Thirty years after its invention, the Fourier transform ion cyclotron resonance (FTICR) mass spectrometer continues its evolution into an enabling technology to deepen our understanding of biological systems. For contemporary protein analysis, a quadrupole FTICR hybrid with electrospray ionization is forwarded here as an engine for high resolution tandem mass spectrometry in a high-throughput setting. Three basic strategies for MS/MS of ions >10 kDa are illustrated by identification and characterization of proteins from stationary-phase yeast cells. From samples containing 1-13 proteins, introduced by a nanospray robot, 2-6 can be isolated automatically and fragmented in 15-45 min. Features used commonly for peptide analyses (e.g., multidimensional separations, data dependent acquisition, and probability-based protein identification) are now available in an off-line top-down platform. In one set of 9 samples, 20 proteins (6-17 kDa) were processed through the platform yielding a mean Pscore=0.002 (99.8% identification confidence) upon database retrieval with characterization of N-terminal post-translational modifications. On occasion of his 60th birthday, we offer this work in celebration of the steadily advancing technology that Alan Marshall helped to invent (now in over 400+ labs worldwide).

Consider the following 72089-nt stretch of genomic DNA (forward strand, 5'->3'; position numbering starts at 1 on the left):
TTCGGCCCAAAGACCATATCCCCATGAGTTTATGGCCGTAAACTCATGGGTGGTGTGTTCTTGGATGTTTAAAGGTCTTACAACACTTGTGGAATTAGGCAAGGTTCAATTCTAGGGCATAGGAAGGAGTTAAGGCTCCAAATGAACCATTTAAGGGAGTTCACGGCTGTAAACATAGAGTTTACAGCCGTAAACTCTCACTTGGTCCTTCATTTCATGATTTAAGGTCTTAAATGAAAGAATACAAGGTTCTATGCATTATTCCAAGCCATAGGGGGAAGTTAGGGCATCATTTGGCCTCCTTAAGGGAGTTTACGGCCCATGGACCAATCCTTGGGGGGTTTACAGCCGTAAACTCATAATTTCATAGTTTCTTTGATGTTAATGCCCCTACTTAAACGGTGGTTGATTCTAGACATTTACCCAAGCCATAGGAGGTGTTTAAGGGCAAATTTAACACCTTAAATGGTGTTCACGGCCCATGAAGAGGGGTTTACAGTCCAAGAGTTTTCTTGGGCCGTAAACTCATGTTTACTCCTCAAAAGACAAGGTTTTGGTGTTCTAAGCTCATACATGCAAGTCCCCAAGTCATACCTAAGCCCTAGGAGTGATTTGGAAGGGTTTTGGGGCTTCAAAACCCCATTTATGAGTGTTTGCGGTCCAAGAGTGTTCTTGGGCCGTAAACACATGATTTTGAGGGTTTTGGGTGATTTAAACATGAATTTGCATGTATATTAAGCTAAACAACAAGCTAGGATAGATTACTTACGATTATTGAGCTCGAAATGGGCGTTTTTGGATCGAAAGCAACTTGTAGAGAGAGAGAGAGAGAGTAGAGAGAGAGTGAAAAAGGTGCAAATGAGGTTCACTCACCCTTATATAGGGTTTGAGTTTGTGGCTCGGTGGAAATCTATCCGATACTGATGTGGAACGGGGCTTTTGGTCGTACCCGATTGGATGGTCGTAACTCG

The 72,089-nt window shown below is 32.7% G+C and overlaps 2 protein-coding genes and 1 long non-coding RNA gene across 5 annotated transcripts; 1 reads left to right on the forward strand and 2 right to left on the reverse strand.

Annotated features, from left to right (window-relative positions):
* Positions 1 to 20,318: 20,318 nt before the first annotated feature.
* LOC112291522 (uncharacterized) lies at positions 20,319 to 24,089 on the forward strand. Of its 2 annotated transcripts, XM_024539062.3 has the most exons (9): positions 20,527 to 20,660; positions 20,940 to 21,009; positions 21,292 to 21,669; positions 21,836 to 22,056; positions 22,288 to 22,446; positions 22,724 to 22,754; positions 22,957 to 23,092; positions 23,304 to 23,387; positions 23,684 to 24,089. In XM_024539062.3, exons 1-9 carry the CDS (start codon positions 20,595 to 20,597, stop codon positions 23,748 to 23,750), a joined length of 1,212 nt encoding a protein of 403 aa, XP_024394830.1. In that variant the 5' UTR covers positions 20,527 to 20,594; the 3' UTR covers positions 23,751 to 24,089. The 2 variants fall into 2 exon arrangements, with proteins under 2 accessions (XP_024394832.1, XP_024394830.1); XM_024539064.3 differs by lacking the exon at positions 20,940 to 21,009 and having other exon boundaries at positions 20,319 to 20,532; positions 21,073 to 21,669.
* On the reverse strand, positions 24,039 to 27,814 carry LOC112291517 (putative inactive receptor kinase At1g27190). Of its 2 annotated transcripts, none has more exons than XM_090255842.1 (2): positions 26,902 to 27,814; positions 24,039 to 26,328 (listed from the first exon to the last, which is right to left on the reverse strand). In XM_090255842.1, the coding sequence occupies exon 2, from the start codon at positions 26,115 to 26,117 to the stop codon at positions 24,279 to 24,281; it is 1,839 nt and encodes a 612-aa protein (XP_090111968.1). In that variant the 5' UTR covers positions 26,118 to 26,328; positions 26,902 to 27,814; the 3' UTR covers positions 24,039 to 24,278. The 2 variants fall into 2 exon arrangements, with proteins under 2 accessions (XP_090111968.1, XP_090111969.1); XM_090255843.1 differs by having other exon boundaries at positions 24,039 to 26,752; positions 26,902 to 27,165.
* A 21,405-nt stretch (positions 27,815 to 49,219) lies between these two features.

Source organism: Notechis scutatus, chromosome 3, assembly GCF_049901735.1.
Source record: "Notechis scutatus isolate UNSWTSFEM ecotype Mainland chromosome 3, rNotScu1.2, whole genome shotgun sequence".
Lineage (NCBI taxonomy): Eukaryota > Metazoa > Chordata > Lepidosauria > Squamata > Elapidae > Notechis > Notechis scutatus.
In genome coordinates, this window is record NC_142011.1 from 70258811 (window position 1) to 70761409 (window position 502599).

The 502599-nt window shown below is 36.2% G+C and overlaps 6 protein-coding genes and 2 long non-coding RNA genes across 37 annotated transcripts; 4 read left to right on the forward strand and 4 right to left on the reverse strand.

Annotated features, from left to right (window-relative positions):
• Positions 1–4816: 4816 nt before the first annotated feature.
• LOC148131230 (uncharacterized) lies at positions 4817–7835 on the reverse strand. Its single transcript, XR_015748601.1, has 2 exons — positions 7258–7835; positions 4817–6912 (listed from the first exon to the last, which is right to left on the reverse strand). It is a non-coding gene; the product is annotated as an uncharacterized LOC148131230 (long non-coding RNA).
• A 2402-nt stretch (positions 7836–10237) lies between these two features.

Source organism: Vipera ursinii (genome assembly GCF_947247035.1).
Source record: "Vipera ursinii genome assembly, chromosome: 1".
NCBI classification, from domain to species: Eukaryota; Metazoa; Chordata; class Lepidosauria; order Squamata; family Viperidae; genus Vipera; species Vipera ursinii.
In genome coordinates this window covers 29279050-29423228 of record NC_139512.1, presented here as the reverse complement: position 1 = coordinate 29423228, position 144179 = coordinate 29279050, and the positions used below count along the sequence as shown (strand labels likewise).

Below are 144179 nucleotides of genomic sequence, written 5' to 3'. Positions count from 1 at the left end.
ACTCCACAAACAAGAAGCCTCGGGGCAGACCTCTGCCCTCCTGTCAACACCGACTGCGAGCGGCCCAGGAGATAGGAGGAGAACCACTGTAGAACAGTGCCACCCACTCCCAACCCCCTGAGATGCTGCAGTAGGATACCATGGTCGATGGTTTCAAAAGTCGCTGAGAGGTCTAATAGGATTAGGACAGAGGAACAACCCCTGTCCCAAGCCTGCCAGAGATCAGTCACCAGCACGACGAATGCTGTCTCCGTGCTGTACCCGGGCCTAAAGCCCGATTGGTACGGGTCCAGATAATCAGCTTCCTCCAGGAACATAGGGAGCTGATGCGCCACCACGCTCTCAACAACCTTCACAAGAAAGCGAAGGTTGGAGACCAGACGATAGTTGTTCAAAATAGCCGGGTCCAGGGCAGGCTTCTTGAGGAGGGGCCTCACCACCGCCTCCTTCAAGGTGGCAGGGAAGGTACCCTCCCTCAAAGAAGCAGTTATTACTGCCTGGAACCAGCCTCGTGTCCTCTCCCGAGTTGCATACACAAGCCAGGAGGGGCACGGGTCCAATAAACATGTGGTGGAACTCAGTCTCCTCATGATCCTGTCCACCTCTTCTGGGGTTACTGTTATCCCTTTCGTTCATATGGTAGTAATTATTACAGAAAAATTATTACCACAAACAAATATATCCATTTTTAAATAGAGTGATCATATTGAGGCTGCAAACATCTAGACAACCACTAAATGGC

ASJC Scopus subject areas
- Condensed Matter Physics
- Physical and Theoretical Chemistry